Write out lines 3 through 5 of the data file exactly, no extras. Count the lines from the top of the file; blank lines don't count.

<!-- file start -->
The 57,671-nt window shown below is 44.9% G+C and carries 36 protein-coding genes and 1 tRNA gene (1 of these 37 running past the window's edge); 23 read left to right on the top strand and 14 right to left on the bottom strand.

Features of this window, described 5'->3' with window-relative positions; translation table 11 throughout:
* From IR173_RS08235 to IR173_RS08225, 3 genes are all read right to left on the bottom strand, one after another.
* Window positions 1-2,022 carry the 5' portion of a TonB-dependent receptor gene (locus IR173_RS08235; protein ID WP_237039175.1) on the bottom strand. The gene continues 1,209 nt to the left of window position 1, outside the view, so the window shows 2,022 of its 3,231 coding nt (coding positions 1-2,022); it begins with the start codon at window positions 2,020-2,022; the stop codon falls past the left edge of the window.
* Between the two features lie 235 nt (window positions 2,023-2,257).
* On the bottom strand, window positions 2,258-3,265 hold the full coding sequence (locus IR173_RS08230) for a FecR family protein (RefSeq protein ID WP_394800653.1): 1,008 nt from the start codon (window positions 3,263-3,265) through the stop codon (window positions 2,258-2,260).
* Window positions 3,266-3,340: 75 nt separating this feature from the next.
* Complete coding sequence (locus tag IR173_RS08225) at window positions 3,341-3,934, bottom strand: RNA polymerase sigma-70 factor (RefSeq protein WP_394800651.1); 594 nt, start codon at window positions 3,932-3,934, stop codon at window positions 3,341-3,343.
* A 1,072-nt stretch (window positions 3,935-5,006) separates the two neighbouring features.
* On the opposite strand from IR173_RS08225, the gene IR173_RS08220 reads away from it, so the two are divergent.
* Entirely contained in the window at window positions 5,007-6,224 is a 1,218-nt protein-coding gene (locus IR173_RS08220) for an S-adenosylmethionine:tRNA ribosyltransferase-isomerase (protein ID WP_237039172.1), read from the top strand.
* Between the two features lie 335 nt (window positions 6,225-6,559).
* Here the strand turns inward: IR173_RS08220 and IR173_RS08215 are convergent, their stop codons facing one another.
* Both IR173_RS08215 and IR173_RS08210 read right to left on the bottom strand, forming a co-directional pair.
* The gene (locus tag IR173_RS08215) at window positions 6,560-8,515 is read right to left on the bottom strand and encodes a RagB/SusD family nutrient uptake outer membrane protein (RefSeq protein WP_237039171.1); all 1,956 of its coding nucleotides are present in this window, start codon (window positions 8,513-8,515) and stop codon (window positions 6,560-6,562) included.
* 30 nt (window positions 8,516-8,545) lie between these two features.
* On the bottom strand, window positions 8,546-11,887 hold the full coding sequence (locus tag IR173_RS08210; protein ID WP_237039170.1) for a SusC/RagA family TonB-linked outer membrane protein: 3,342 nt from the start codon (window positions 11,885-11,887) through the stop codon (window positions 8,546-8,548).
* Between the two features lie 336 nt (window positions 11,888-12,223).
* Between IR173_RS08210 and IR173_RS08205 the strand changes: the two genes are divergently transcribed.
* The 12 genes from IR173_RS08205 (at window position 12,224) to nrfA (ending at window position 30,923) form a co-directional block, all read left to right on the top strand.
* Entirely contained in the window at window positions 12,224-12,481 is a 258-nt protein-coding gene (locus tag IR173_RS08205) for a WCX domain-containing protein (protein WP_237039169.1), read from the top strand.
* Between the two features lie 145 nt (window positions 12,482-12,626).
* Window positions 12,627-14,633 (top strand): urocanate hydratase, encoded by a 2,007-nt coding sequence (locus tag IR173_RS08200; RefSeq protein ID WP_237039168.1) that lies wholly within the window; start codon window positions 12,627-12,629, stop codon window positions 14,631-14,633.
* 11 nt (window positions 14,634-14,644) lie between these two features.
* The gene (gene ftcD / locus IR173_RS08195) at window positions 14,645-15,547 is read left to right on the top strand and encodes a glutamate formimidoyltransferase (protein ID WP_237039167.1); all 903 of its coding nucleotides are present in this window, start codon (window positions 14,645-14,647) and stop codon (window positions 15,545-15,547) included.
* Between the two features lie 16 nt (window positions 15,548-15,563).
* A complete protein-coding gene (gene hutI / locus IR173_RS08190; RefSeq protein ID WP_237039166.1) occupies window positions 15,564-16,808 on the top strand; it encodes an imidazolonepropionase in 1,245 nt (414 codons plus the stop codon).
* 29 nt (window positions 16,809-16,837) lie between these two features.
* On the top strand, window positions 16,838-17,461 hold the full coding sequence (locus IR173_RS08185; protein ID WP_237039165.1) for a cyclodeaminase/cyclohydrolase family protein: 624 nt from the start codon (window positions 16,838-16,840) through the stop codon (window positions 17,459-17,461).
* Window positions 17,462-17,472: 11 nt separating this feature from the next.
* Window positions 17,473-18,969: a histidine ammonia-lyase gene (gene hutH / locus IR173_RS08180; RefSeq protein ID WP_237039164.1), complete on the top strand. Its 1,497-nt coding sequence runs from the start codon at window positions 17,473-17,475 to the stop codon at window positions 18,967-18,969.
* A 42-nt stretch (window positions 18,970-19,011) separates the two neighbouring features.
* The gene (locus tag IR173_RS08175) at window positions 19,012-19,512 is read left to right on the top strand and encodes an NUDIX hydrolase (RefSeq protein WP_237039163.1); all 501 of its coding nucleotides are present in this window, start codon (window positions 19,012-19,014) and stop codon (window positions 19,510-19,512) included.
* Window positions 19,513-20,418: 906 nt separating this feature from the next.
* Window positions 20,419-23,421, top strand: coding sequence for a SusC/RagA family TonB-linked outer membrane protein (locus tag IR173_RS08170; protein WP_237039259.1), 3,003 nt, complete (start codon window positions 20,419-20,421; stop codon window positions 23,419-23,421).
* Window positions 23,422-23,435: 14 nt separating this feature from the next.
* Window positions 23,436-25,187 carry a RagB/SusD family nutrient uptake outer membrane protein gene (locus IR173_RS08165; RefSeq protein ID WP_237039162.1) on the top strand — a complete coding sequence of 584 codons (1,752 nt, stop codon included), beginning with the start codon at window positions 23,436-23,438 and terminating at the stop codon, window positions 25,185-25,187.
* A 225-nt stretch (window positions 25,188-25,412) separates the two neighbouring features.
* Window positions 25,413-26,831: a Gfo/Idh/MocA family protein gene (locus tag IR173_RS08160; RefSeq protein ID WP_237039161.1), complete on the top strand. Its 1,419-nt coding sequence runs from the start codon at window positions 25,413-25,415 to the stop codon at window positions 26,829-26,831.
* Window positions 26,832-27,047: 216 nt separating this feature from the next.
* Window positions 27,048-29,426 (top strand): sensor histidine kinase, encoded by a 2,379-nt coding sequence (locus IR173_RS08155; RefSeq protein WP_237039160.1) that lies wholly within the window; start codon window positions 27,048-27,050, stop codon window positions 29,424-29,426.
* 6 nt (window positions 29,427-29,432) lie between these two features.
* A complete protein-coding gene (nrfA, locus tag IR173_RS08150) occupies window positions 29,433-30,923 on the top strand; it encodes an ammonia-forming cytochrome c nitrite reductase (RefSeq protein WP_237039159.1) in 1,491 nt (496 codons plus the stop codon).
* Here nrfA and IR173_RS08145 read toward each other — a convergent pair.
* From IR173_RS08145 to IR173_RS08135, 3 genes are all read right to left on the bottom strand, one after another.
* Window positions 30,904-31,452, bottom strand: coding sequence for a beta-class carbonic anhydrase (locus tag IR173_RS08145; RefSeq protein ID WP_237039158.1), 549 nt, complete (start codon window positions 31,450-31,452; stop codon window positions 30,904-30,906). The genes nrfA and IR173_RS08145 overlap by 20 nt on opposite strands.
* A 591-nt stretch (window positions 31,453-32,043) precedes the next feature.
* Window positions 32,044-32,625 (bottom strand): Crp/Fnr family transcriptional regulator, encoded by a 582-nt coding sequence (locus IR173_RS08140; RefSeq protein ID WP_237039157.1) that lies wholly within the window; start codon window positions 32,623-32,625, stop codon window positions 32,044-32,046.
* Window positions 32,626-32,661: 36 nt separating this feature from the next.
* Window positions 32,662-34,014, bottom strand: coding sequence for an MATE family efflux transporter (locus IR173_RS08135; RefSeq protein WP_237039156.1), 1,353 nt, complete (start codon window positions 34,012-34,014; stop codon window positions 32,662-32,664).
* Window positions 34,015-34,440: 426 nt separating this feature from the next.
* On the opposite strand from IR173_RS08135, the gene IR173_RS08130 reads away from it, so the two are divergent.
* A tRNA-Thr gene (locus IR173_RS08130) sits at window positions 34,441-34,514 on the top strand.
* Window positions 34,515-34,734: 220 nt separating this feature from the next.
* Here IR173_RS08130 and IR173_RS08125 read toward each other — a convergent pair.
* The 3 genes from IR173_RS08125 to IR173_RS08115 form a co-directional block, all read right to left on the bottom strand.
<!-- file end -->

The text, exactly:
* From IR173_RS08235 to IR173_RS08225, 3 genes are all read right to left on the bottom strand, one after another.
* Window positions 1-2,022 carry the 5' portion of a TonB-dependent receptor gene (locus IR173_RS08235; protein ID WP_237039175.1) on the bottom strand. The gene continues 1,209 nt to the left of window position 1, outside the view, so the window shows 2,022 of its 3,231 coding nt (coding positions 1-2,022); it begins with the start codon at window positions 2,020-2,022; the stop codon falls past the left edge of the window.
* Between the two features lie 235 nt (window positions 2,023-2,257).